In simple terms, this means that what looks like a m:m relationship is in reality two 1:m relationships. If two classes look like they share a m:m relationship, you should dig deeper to identify the third class that holds the two 1:m relationships and explicitly define it.

Modeling airlines and airports

Going back to the trip planner now, let's revisit the domain model and see if any m:m relationships are lurking around. In the first article, I created a Trip class, shown in Listing 1:

Listing 1. The Trip class
class Trip { 
  String name
  String city
  Date startDate
  Date endDate

In the second article, I added an Airline class, shown in Listing 2, to the mix to demonstrate a simple 1:m relationship:

Listing 2. The Airline class
class Airline { 
  static hasMany = [trip:Trip]
  String name
  String frequentFlier

These toy classes served their purpose at the time — simple placeholders to illustrate a point — but they don't hold up as a rigorous domain model. It's time to fix up the original classes and build out something that is a bit more robust.

I created the Trip class the way I did because it sounded right at the time. I said things like, "I'm planning a trip to Chicago," or "I'm going to be in New York City from the 15th to the 20th of next month." Fields like city, startDate, and endDate seemed to be natural attributes of my Trip. On second look, however, a Trip is probably a bit more involved.

I live in Denver, CO — a hub city for United Airlines. That means that I can usually fly directly to my final destination, but sometimes it takes two or more hops to get there. Other times, a trip might involve more than one city by design: "I'm flying out to Boston to teach a class Monday through Friday. While I'm out on the East Coast, I need to swing by Washington, D.C. to speak at a conference on Saturday. I'll fly back home on Sunday afternoon." Even if I'm lucky enough to find a direct flight to a specific city, and I'm not flying to any other cities, my trip will still involve more than one flight — the flight out and the return flight. One Trip can involve many Flights. Listing 3 defines the relationship between Trip and Flight:

Listing 3. The 1:m relationship between Trip and Flight
class Trip{
  static hasMany = [flights:Flight]
  String name

class Flight{
  static belongsTo = Trip
  String flightNumber
  Date departureDate
  Date arrivalDate

Remember that setting up the relationship with a belongsTo field means that deleting a Trip also deletes all related Flights. If I were building a system for air traffic controllers, I'd probably want to make a different architectural decision. Or if I were trying to build a system for multiple passengers to share a common flight (one Flight can have many Passengers, one Passenger can have many Flights), tying a flight to a specific passenger's trip might be a problem. But I'm not trying to model the thousands of flights that occur every day across the world for millions of passengers. In my simple case, all a Flight does is further describe a Trip. If a Trip ceases to be important to me, so does each accompanying Flight.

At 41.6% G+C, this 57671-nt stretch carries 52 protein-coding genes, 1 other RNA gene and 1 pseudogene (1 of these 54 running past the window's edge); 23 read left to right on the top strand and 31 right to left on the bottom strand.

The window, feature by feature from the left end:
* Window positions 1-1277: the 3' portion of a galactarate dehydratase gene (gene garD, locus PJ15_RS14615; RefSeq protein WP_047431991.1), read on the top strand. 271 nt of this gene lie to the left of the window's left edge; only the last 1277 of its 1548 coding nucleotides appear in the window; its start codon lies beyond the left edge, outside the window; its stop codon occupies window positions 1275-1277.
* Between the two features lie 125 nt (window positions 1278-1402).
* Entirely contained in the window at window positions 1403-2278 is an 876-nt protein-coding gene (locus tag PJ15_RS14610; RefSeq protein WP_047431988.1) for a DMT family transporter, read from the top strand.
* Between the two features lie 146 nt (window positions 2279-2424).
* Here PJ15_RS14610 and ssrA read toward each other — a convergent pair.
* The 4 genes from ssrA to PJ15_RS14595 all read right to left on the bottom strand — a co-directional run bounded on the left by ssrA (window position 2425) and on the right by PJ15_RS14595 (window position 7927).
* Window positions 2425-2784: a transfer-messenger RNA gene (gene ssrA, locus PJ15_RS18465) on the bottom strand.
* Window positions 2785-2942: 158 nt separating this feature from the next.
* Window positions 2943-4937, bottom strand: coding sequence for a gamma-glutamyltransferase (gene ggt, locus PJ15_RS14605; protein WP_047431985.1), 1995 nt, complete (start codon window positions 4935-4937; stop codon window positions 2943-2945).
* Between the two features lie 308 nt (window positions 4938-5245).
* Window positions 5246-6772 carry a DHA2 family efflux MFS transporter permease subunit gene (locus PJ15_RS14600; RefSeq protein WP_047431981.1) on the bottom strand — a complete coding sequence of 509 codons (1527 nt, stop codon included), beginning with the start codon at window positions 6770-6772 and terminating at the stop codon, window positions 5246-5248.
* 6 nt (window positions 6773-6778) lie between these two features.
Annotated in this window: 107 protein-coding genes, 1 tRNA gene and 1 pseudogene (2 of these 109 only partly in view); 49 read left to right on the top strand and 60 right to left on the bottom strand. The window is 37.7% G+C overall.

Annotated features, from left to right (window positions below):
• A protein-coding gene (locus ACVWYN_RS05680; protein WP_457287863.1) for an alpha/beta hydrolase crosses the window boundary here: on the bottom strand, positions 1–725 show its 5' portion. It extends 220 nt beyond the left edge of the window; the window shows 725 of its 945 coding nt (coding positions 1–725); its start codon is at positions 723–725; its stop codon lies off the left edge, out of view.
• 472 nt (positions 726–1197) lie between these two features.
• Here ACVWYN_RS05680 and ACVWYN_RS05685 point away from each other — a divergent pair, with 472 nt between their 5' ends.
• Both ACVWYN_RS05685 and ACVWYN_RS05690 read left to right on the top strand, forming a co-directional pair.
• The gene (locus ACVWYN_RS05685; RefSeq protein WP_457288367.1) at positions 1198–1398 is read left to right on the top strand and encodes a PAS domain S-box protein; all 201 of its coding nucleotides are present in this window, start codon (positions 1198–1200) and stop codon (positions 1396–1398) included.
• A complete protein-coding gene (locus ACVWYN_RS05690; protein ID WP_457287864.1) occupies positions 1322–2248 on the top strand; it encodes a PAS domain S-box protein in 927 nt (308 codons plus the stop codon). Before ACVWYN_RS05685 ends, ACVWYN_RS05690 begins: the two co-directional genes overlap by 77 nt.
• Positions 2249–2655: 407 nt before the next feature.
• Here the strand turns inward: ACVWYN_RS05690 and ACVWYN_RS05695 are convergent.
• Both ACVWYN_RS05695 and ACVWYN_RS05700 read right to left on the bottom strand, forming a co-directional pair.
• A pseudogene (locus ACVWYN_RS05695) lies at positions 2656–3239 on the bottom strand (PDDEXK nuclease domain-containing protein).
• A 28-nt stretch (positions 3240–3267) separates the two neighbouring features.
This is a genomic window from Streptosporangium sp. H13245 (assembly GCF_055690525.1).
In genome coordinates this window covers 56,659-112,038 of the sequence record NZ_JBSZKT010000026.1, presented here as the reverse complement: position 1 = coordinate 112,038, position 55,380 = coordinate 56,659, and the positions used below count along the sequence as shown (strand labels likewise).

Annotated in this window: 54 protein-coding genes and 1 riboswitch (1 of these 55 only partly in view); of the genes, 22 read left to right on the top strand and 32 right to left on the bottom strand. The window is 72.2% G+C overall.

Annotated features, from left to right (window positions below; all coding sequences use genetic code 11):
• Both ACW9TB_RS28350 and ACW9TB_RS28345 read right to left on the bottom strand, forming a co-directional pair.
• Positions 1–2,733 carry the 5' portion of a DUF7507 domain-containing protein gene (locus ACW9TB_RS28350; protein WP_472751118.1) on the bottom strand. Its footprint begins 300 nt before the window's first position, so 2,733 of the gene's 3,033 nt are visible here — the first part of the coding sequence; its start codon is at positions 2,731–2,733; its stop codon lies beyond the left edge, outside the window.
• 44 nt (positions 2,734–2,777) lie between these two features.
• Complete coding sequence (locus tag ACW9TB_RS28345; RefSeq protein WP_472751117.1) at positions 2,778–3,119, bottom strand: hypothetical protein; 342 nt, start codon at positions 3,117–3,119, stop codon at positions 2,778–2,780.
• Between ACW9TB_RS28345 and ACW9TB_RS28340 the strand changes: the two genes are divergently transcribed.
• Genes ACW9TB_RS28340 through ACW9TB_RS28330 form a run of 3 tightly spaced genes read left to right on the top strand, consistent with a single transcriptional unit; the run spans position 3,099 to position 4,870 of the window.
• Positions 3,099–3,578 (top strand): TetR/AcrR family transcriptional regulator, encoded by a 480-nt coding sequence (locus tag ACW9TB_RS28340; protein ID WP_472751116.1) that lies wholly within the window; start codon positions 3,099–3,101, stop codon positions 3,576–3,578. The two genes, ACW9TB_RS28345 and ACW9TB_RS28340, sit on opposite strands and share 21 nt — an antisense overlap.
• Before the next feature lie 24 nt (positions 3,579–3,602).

What should I do with the Airline class now? One Trip can involve many different Airlines, and one Airline can be used on many different Trips. There is definitely a m:m relationship between these two classes, but Flight seems to be the appropriate place to add the Airline, as shown in Listing 4. One Airline can have many Flights, while a single Flight never has more than one Airline.

Listing 4. Relating Airline to Flight
class Airline{
  static hasMany = [flights:Flight]
  String name
  String iata
  String frequentFlier

class Flight{
  static belongsTo = [trip:Trip, airline:Airline]
  String flightNumber
  Date departureDate
  Date arrivalDate

You should notice a couple of things. First of all, the belongsTo field in Flight switched from a single value to a hashmap of values. One Trip can have many Flights, and one Airline can have many Flights as well.

Next, I added a new iata field to Airline. This is for the International Air Transport Association (IATA) code. The IATA gives each airline a unique code — UAL for United Airlines, COA for Continental, DAL for Delta, and so on. (See Resources for a full list of IATA codes.)

Finally, you should notice another architectural decision I made, this time involving the relationship between Airlines and frequent-flier numbers. Because I'm assuming a single user for this system, it's perfectly valid for FrequentFlier to be an attribute of the Airline class. I can't have more than one frequent-flier number per airline, so this is the simplest possible solution. If the requirements for this trip planner change and I need to support multiple users, I see another m:m relationship emerging. One passenger can have many frequent-flier numbers, and one airline can have many frequent-flier numbers. Creating a join table to manage this relationship would be the right thing to do. I'm going to stick with the simple solution for now, but I'll mentally flag the FrequentFlier field as a future refactoring point if requirements change.

City or airport?

Now it's time to add the City back into the mix — or maybe not. Although you might say, "I'm flying into Chicago," technically it's an airport you fly into. Am I flying into the Chicago O'Hare or Midway airport? When I fly into New York, is it to LaGuardia or JFK? Clearly I need an Airport class instead of a simple City field. Listing 5 shows the Airport class: